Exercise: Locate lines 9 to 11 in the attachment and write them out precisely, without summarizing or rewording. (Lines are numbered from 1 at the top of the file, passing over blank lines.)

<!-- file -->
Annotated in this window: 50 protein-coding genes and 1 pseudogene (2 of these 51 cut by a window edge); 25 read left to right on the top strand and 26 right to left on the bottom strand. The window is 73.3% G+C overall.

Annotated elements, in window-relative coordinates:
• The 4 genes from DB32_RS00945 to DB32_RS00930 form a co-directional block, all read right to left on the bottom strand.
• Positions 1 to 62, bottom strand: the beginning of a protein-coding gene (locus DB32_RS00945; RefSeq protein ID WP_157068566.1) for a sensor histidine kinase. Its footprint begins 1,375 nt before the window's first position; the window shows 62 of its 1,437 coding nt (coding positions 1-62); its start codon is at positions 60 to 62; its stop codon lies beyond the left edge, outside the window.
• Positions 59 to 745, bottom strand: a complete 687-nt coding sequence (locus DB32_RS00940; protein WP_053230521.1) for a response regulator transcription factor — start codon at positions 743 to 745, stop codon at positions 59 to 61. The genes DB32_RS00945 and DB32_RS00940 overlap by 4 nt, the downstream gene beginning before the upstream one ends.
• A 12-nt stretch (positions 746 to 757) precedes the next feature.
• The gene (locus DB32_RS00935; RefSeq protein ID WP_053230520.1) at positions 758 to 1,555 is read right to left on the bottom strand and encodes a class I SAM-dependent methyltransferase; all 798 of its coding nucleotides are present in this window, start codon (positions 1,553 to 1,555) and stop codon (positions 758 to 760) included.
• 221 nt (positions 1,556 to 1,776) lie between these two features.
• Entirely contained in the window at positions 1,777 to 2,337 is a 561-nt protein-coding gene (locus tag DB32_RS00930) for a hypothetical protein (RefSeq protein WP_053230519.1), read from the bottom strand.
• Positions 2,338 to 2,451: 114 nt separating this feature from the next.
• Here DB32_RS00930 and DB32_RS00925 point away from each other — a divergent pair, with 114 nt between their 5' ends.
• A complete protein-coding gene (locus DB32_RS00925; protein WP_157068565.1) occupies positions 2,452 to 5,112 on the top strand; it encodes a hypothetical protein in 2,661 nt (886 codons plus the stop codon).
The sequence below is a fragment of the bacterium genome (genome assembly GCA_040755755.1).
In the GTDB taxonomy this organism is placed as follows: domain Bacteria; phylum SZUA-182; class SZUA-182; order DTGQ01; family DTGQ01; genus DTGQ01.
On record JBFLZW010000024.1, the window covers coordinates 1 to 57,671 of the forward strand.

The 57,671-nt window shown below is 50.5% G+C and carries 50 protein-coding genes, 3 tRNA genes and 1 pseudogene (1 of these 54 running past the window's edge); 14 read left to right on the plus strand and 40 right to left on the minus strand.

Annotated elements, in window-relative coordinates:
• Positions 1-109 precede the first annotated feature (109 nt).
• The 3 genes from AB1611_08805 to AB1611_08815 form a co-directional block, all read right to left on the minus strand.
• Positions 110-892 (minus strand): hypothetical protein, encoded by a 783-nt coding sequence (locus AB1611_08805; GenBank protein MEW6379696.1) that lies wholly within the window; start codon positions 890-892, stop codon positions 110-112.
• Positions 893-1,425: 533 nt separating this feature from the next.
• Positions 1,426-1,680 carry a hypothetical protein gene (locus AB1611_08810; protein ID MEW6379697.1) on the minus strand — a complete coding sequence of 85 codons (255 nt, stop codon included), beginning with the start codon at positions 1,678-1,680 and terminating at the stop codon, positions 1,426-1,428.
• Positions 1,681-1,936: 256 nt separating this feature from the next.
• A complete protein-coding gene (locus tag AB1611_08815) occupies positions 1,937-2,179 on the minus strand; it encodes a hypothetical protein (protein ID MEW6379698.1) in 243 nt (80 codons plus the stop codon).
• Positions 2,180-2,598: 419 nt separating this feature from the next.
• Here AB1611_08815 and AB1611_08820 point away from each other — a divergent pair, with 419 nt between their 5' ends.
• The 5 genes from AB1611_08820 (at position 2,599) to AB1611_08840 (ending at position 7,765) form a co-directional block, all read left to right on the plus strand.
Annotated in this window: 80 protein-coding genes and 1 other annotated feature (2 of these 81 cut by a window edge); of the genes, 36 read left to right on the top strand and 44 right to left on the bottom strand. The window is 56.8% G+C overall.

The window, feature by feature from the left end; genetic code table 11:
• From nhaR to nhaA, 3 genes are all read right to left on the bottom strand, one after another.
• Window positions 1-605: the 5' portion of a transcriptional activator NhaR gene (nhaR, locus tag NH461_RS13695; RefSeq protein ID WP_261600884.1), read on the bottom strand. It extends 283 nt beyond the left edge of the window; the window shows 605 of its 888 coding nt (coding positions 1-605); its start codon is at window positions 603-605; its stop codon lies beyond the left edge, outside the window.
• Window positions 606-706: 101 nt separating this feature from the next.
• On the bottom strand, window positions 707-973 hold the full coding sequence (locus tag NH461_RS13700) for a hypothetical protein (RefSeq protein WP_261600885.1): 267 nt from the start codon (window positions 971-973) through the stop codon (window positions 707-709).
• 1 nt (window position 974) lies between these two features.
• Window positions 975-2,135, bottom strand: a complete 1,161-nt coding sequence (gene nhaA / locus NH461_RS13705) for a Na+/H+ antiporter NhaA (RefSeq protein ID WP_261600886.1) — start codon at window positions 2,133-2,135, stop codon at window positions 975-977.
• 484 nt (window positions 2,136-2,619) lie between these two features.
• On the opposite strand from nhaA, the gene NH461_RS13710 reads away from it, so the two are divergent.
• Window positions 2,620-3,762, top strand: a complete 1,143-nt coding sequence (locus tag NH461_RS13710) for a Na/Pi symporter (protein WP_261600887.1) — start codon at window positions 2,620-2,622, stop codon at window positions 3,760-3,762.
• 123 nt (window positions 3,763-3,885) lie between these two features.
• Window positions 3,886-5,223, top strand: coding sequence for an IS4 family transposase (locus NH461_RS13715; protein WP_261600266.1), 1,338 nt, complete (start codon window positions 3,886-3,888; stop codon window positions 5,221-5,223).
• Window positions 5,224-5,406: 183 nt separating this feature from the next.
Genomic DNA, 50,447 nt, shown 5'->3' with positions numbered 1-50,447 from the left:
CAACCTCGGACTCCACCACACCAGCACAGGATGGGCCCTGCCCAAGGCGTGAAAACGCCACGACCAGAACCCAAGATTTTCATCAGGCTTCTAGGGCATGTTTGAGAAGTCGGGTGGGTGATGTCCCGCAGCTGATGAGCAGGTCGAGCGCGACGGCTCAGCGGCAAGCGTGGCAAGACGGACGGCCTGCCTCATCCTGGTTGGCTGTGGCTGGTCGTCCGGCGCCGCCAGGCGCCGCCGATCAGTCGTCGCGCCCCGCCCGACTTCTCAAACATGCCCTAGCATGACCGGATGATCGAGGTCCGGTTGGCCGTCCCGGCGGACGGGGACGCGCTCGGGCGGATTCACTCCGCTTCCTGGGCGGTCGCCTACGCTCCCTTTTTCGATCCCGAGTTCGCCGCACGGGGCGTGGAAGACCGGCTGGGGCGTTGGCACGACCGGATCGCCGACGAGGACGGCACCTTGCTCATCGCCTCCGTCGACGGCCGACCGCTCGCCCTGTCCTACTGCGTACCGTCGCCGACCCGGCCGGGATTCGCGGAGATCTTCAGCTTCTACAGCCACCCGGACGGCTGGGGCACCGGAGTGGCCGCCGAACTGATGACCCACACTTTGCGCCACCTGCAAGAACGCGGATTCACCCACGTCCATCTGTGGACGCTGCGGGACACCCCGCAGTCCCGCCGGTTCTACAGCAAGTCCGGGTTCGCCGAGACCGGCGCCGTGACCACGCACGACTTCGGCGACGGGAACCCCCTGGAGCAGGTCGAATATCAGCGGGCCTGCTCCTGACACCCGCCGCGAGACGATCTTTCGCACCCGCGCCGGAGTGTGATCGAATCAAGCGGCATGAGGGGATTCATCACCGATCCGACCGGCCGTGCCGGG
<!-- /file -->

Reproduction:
• Entirely contained in the window at positions 1,777 to 2,337 is a 561-nt protein-coding gene (locus tag DB32_RS00930) for a hypothetical protein (RefSeq protein WP_053230519.1), read from the bottom strand.
• Positions 2,338 to 2,451: 114 nt separating this feature from the next.
• Here DB32_RS00930 and DB32_RS00925 point away from each other — a divergent pair, with 114 nt between their 5' ends.